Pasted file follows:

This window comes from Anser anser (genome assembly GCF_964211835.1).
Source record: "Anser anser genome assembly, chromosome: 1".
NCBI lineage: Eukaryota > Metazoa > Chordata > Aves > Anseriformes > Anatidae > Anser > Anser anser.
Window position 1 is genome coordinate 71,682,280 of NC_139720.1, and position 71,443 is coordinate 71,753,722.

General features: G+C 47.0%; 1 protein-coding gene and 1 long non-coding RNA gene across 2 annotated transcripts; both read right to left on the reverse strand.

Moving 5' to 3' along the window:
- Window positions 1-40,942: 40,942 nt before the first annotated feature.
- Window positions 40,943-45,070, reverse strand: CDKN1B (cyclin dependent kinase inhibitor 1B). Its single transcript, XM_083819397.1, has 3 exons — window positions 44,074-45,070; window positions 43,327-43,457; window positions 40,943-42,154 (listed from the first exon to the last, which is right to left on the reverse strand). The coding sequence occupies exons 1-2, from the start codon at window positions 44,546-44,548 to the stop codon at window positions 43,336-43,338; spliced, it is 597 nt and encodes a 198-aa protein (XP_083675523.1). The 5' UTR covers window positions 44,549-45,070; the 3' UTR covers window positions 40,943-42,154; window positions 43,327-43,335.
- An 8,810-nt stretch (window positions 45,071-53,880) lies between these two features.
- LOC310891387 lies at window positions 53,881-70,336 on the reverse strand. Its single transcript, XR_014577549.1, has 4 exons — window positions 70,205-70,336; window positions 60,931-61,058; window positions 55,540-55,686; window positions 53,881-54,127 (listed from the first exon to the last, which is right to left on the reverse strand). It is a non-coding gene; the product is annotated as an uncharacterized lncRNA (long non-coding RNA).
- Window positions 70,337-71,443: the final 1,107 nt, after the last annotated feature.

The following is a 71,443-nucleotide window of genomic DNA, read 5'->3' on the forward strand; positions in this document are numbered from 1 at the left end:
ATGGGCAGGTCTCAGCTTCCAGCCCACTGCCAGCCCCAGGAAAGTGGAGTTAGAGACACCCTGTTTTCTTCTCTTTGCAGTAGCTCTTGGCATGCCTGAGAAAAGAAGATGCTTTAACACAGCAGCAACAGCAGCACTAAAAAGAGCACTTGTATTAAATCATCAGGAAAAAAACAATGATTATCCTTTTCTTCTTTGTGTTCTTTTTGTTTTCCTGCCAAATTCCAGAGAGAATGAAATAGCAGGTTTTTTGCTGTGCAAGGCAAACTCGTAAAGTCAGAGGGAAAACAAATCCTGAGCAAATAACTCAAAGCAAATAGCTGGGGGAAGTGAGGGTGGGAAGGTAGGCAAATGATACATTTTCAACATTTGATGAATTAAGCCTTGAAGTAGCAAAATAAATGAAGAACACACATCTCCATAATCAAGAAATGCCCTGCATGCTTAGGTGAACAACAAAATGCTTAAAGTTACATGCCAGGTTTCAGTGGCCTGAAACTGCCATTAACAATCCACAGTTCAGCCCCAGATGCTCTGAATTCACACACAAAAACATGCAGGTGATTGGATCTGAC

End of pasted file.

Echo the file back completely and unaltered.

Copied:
This window comes from Anser anser (genome assembly GCF_964211835.1).
Source record: "Anser anser genome assembly, chromosome: 1".
NCBI lineage: Eukaryota > Metazoa > Chordata > Aves > Anseriformes > Anatidae > Anser > Anser anser.
Window position 1 is genome coordinate 71,682,280 of NC_139720.1, and position 71,443 is coordinate 71,753,722.

General features: G+C 47.0%; 1 protein-coding gene and 1 long non-coding RNA gene across 2 annotated transcripts; both read right to left on the reverse strand.

Moving 5' to 3' along the window:
- Window positions 1-40,942: 40,942 nt before the first annotated feature.
- Window positions 40,943-45,070, reverse strand: CDKN1B (cyclin dependent kinase inhibitor 1B). Its single transcript, XM_083819397.1, has 3 exons — window positions 44,074-45,070; window positions 43,327-43,457; window positions 40,943-42,154 (listed from the first exon to the last, which is right to left on the reverse strand). The coding sequence occupies exons 1-2, from the start codon at window positions 44,546-44,548 to the stop codon at window positions 43,336-43,338; spliced, it is 597 nt and encodes a 198-aa protein (XP_083675523.1). The 5' UTR covers window positions 44,549-45,070; the 3' UTR covers window positions 40,943-42,154; window positions 43,327-43,335.
- An 8,810-nt stretch (window positions 45,071-53,880) lies between these two features.
- LOC310891387 lies at window positions 53,881-70,336 on the reverse strand. Its single transcript, XR_014577549.1, has 4 exons — window positions 70,205-70,336; window positions 60,931-61,058; window positions 55,540-55,686; window positions 53,881-54,127 (listed from the first exon to the last, which is right to left on the reverse strand). It is a non-coding gene; the product is annotated as an uncharacterized lncRNA (long non-coding RNA).
- Window positions 70,337-71,443: the final 1,107 nt, after the last annotated feature.

The following is a 71,443-nucleotide window of genomic DNA, read 5'->3' on the forward strand; positions in this document are numbered from 1 at the left end:
ATGGGCAGGTCTCAGCTTCCAGCCCACTGCCAGCCCCAGGAAAGTGGAGTTAGAGACACCCTGTTTTCTTCTCTTTGCAGTAGCTCTTGGCATGCCTGAGAAAAGAAGATGCTTTAACACAGCAGCAACAGCAGCACTAAAAAGAGCACTTGTATTAAATCATCAGGAAAAAAACAATGATTATCCTTTTCTTCTTTGTGTTCTTTTTGTTTTCCTGCCAAATTCCAGAGAGAATGAAATAGCAGGTTTTTTGCTGTGCAAGGCAAACTCGTAAAGTCAGAGGGAAAACAAATCCTGAGCAAATAACTCAAAGCAAATAGCTGGGGGAAGTGAGGGTGGGAAGGTAGGCAAATGATACATTTTCAACATTTGATGAATTAAGCCTTGAAGTAGCAAAATAAATGAAGAACACACATCTCCATAATCAAGAAATGCCCTGCATGCTTAGGTGAACAACAAAATGCTTAAAGTTACATGCCAGGTTTCAGTGGCCTGAAACTGCCATTAACAATCCACAGTTCAGCCCCAGATGCTCTGAATTCACACACAAAAACATGCAGGTGATTGGATCTGAC